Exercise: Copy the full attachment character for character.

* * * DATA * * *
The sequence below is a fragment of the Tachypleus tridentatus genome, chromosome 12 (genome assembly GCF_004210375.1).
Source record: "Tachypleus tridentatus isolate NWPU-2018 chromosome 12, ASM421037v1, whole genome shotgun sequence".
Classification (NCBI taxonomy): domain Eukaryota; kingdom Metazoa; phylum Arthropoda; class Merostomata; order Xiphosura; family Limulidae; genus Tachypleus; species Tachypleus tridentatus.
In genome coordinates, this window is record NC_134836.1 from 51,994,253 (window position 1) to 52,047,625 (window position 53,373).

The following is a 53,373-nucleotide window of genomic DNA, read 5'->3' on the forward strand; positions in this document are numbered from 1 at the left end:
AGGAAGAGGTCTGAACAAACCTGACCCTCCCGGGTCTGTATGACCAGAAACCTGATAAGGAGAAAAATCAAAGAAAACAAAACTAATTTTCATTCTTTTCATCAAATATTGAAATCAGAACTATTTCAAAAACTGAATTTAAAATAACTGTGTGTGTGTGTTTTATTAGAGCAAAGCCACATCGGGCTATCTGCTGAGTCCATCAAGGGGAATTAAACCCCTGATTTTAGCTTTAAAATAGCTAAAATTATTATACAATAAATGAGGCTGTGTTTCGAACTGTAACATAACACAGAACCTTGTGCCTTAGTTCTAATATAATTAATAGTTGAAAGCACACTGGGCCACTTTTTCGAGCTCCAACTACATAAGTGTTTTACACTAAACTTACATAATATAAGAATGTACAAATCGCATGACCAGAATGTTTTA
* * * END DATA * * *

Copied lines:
The sequence below is a fragment of the Tachypleus tridentatus genome, chromosome 12 (genome assembly GCF_004210375.1).
Source record: "Tachypleus tridentatus isolate NWPU-2018 chromosome 12, ASM421037v1, whole genome shotgun sequence".
Classification (NCBI taxonomy): domain Eukaryota; kingdom Metazoa; phylum Arthropoda; class Merostomata; order Xiphosura; family Limulidae; genus Tachypleus; species Tachypleus tridentatus.
In genome coordinates, this window is record NC_134836.1 from 51,994,253 (window position 1) to 52,047,625 (window position 53,373).

The following is a 53,373-nucleotide window of genomic DNA, read 5'->3' on the forward strand; positions in this document are numbered from 1 at the left end:
AGGAAGAGGTCTGAACAAACCTGACCCTCCCGGGTCTGTATGACCAGAAACCTGATAAGGAGAAAAATCAAAGAAAACAAAACTAATTTTCATTCTTTTCATCAAATATTGAAATCAGAACTATTTCAAAAACTGAATTTAAAATAACTGTGTGTGTGTGTTTTATTAGAGCAAAGCCACATCGGGCTATCTGCTGAGTCCATCAAGGGGAATTAAACCCCTGATTTTAGCTTTAAAATAGCTAAAATTATTATACAATAAATGAGGCTGTGTTTCGAACTGTAACATAACACAGAACCTTGTGCCTTAGTTCTAATATAATTAATAGTTGAAAGCACACTGGGCCACTTTTTCGAGCTCCAACTACATAAGTGTTTTACACTAAACTTACATAATATAAGAATGTACAAATCGCATGACCAGAATGTTTTA